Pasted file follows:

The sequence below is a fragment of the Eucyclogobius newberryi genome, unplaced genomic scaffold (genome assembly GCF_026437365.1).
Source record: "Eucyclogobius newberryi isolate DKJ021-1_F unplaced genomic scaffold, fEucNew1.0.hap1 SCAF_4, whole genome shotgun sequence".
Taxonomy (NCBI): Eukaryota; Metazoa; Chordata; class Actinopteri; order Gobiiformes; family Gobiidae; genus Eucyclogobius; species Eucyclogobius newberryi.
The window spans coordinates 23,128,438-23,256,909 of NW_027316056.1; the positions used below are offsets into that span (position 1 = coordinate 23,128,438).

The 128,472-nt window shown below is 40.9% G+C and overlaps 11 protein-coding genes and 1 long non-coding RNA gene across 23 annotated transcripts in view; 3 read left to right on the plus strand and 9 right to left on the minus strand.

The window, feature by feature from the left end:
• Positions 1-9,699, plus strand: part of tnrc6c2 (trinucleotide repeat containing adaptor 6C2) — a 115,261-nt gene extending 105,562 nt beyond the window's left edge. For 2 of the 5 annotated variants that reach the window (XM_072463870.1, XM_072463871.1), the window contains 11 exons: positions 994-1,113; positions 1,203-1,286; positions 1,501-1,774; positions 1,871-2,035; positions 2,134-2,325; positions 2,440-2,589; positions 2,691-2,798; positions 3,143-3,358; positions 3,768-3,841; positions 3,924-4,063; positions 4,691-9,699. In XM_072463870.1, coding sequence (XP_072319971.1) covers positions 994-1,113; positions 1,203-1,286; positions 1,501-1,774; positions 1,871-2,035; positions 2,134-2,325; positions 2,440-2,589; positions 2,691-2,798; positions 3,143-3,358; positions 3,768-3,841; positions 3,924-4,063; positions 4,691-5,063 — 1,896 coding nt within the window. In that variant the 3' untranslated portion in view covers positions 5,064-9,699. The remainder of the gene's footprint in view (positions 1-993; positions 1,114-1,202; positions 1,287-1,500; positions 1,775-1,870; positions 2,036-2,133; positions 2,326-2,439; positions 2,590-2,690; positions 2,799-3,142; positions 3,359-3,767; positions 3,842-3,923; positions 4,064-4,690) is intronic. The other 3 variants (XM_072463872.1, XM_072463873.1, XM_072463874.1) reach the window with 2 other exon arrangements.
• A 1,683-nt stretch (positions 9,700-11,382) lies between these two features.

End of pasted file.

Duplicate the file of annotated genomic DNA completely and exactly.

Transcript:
The sequence below is a fragment of the Eucyclogobius newberryi genome, unplaced genomic scaffold (genome assembly GCF_026437365.1).
Source record: "Eucyclogobius newberryi isolate DKJ021-1_F unplaced genomic scaffold, fEucNew1.0.hap1 SCAF_4, whole genome shotgun sequence".
Taxonomy (NCBI): Eukaryota; Metazoa; Chordata; class Actinopteri; order Gobiiformes; family Gobiidae; genus Eucyclogobius; species Eucyclogobius newberryi.
The window spans coordinates 23,128,438-23,256,909 of NW_027316056.1; the positions used below are offsets into that span (position 1 = coordinate 23,128,438).

The 128,472-nt window shown below is 40.9% G+C and overlaps 11 protein-coding genes and 1 long non-coding RNA gene across 23 annotated transcripts in view; 3 read left to right on the plus strand and 9 right to left on the minus strand.

The window, feature by feature from the left end:
• Positions 1-9,699, plus strand: part of tnrc6c2 (trinucleotide repeat containing adaptor 6C2) — a 115,261-nt gene extending 105,562 nt beyond the window's left edge. For 2 of the 5 annotated variants that reach the window (XM_072463870.1, XM_072463871.1), the window contains 11 exons: positions 994-1,113; positions 1,203-1,286; positions 1,501-1,774; positions 1,871-2,035; positions 2,134-2,325; positions 2,440-2,589; positions 2,691-2,798; positions 3,143-3,358; positions 3,768-3,841; positions 3,924-4,063; positions 4,691-9,699. In XM_072463870.1, coding sequence (XP_072319971.1) covers positions 994-1,113; positions 1,203-1,286; positions 1,501-1,774; positions 1,871-2,035; positions 2,134-2,325; positions 2,440-2,589; positions 2,691-2,798; positions 3,143-3,358; positions 3,768-3,841; positions 3,924-4,063; positions 4,691-5,063 — 1,896 coding nt within the window. In that variant the 3' untranslated portion in view covers positions 5,064-9,699. The remainder of the gene's footprint in view (positions 1-993; positions 1,114-1,202; positions 1,287-1,500; positions 1,775-1,870; positions 2,036-2,133; positions 2,326-2,439; positions 2,590-2,690; positions 2,799-3,142; positions 3,359-3,767; positions 3,842-3,923; positions 4,064-4,690) is intronic. The other 3 variants (XM_072463872.1, XM_072463873.1, XM_072463874.1) reach the window with 2 other exon arrangements.
• A 1,683-nt stretch (positions 9,700-11,382) lies between these two features.